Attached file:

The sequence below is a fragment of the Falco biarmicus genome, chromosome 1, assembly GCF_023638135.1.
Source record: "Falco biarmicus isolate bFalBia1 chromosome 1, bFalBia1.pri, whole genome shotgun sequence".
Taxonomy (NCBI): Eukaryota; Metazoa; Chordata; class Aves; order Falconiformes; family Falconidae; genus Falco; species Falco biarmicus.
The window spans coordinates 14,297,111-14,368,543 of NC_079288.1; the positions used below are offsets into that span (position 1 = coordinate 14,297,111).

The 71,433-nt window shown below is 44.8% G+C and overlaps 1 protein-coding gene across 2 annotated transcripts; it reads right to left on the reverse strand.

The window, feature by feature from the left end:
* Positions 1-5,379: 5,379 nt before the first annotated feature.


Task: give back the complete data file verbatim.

The sequence below is a fragment of the Falco biarmicus genome, chromosome 1, assembly GCF_023638135.1.
Source record: "Falco biarmicus isolate bFalBia1 chromosome 1, bFalBia1.pri, whole genome shotgun sequence".
Taxonomy (NCBI): Eukaryota; Metazoa; Chordata; class Aves; order Falconiformes; family Falconidae; genus Falco; species Falco biarmicus.
The window spans coordinates 14,297,111-14,368,543 of NC_079288.1; the positions used below are offsets into that span (position 1 = coordinate 14,297,111).

The 71,433-nt window shown below is 44.8% G+C and overlaps 1 protein-coding gene across 2 annotated transcripts; it reads right to left on the reverse strand.

The window, feature by feature from the left end:
* Positions 1-5,379: 5,379 nt before the first annotated feature.